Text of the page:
Boxwood hedge edging

Mix of flowering shrubs and perennials to complement Botany Pond FULL SHADE

SUN

PARTIAL SHADE

UNIVERSITY OF CHICAGO HULL COURT GARDEN: GARDEN CONCEPT DESIGN

NORTH

January 2006

tours of the campus take place, and also to look its best for Convocation, which is held in June. A series of grass-based mixes placed according to changing shade conditions across the space provide structure. These incorporate mostly native, or improved native perennials, bulbs and annuals that spectacularly appear at various times through the seasons. Careful attention is given to juxtaposing colors and textures. I acted as project manager, design and technical lead for the project. Together with two other projects in the U of C Quad, the project was the recipient of a 2012 Society of College and University Planners (SCUP) Excellence in Landscape Award.

Jon Brooke, Work Samples

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Design Experience

900 N. Michigan Rooftops Chicago, IL HOERR SCHAUDT LANDSCAPE ARCHITECTS, 2006–2009 Commercial-residential and corporate roof terraces on iconic Chicago skyscraper Hoerr Schaudt was responsible for designing a series of three roof terraces at 900 N Michigan as part of renovations related to conversion of parts of the building to highend condominiums, and renovation of the Owner’s own office space. The three roof spaces are all based about a similar graphic concept, the layout of planting and structures are inspired by aerial views of the Midwest’s agricultural landscape but also relate to the modular green roof systems used for each terrace. The block pattern is expressed with alternating blocks of different sedum, grass and perennial mixes. Each roof installation was a complex system requiring extensive structural coordination to design structural improvements to enable occupancy. As project manager, I was responsible technical development and coordination for two of the roofs.

Photos this page: Scott Shigley

The three spaces were awarded the ASLA Illinois Chapter’s President’s Award for constructed commercial projects in 2011. Jon Brooke, Work Samples

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Above, Right and Below Right: Seasonal color and views from above, which are the primary way most people experience the roofs, were extremely important considerations. Below and Bottom Left: Structures including shade structures, planters and decks in ipe, steel and composite stone, are characterized by an intense attention to detail.

Photo: Scott Shigley

Photo: Scott Shigley

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Teaching Experience LA503: Advanced Contemporary Theory, Case Studies ASSOCIATE ADJUNCT PROFESSOR, ILLINOIS INSTITUTE OF TECHNOLOGY SCHOOL OF ARCHITECTURE LA503 is a three credit hour required class in the MLA program open to Graduate MLA students as well as graduate, post-graduate and undergraduate students in the School’s Architecture programs. I taught the class first in Spring 2009, basing it upon a syllabus written by a former professor, but adapting it to my areas of expertise. Primary teaching goals are to: 1. Explore the relationships between landscape architecture projects and their details. 2. Understand detail design as a series of interrelated systems. 3. Understand detail design as intrinsic to the overall design process. 4. Provide instruction on technical decisionmaking processes based on real world case studies. 5. Develop student research and presentation skills. Sessions include lectures, discussion and tutorials, and include two major student assignment deliverables.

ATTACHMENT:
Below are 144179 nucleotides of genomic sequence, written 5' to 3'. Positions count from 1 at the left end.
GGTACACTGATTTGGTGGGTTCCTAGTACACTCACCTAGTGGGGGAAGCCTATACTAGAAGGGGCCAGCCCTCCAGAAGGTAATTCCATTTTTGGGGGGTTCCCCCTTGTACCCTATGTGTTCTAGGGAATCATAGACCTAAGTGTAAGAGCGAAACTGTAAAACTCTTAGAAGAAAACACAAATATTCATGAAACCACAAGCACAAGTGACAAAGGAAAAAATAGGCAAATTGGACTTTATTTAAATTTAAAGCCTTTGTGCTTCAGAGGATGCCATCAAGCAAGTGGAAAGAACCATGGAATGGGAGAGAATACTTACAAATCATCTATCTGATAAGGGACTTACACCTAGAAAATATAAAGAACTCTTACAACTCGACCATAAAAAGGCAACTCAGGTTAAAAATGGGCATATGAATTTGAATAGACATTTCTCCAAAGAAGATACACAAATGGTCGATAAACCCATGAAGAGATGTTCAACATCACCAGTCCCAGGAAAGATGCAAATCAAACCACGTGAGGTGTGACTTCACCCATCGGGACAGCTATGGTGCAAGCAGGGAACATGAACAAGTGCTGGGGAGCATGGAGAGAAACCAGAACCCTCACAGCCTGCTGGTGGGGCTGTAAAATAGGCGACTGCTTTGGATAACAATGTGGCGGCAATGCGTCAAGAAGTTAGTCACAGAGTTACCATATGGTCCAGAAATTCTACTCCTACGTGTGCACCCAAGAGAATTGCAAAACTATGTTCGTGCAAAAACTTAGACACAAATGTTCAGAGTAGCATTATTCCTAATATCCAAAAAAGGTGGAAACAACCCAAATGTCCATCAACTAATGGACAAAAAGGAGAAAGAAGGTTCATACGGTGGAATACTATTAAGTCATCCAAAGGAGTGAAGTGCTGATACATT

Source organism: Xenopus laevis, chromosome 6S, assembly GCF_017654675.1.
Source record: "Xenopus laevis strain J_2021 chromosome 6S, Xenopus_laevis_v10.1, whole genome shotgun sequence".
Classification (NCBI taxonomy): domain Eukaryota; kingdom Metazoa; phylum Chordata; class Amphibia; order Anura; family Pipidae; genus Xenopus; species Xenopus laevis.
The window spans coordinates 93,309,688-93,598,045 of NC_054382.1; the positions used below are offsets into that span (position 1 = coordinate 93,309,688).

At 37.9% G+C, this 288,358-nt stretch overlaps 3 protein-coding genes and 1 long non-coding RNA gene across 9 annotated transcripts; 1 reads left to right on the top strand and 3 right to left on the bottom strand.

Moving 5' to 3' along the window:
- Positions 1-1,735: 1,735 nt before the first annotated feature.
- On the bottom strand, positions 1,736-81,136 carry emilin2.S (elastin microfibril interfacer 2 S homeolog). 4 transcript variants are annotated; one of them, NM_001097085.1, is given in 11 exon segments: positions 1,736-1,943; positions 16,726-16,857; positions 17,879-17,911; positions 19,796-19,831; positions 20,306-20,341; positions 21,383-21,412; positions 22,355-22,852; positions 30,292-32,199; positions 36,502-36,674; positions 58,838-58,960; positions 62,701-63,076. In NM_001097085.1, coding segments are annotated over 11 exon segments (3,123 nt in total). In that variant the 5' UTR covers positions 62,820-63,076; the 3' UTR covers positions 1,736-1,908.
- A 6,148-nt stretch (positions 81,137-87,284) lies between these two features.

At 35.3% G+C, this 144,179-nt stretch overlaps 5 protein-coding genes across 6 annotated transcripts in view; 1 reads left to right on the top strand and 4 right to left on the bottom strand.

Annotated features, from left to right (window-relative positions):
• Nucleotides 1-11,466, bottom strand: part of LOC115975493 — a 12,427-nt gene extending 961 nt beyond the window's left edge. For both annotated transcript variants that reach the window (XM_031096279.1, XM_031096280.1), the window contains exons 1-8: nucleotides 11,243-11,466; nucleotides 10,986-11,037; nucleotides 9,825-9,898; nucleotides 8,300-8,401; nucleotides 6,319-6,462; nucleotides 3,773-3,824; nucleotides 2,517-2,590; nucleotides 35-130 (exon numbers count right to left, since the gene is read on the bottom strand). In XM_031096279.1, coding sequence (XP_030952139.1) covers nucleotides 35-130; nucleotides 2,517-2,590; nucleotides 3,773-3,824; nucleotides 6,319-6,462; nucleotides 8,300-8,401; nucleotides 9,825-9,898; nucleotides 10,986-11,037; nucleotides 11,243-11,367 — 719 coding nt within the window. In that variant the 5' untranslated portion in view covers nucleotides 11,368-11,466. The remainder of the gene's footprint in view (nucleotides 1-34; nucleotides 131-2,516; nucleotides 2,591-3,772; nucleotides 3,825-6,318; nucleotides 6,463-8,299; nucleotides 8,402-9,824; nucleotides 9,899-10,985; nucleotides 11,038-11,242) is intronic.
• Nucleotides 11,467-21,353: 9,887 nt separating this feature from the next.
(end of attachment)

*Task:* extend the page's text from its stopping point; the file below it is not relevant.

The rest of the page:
Prececent (Landworks) Above: Selection of images from an analytical drawing study of a precedent design (work by Landworks). Students are required to redraw from photographs using a number of techniques including negative space drawing. Annotations were also required and students are encouraged to include deduced quantitative information as well as qualitative.

The focus during the first part of the term is on lectures and precedent analysis, as well as techniques of analysis. Lectures explore various aspects of the major class themes, including relationship between philosophy and detail, details as systems, as well as focusing on the influence of materiality on design morphology. Students are given a three-part assignment to research the work of two designers, one a landscape architect, and one a designer in another field. In each case, study is focused on the designer’s approach to detail as it relates to his or her overall philosophy.

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In many cases, the designer’s approach to detail is not well documented and so students are encouraged to rigorously study the work of the designer and generate their own analyses, with emphasis being given to the use of drawings and diagrams to do this. After two initial verbal/slideshow presentations, students are asked to draw comparisons between the approaches of both designers in the form of an illustrated paper. In the second part of the term classes are largely tutorial-based, with students sharing research, discussing progress and receiving feedback on the second assignment. The assignment incorporates further research and also applies the knowledge obtained to a small scale design exercise. Based on an “inside-out” approach, students study small-scale details and systems, studying at first small scale properties. As the weeks progress, study broadens in scale to encompass the relationships and application of the detail, and how the detail could generate a conceptual approach. Students gain understanding of the material properties and fabrication techniques associated with the detail through modeling. Finally, students generate conceptual ideas generated to develop a small scale design feature.

Above and below: Image studies based on student-selected project study sites. Students are required to research the design context of the site and expose detail design approaches.

Each year I have taught the class, classwork and class structure have been refined in response to student evaluation, discussion with colleagues and personal experiences in the prior year. Therefore the work shown here may relate only indirectly to the current program.

Right: Diagram study of curve radii used in Ken Smith’s MOMA rooftop project in New York, an example of extracting higher levels of information from existing imagery. The student also conducted in-person interviews with Ken Smith’s office. Jon Brooke, Work Samples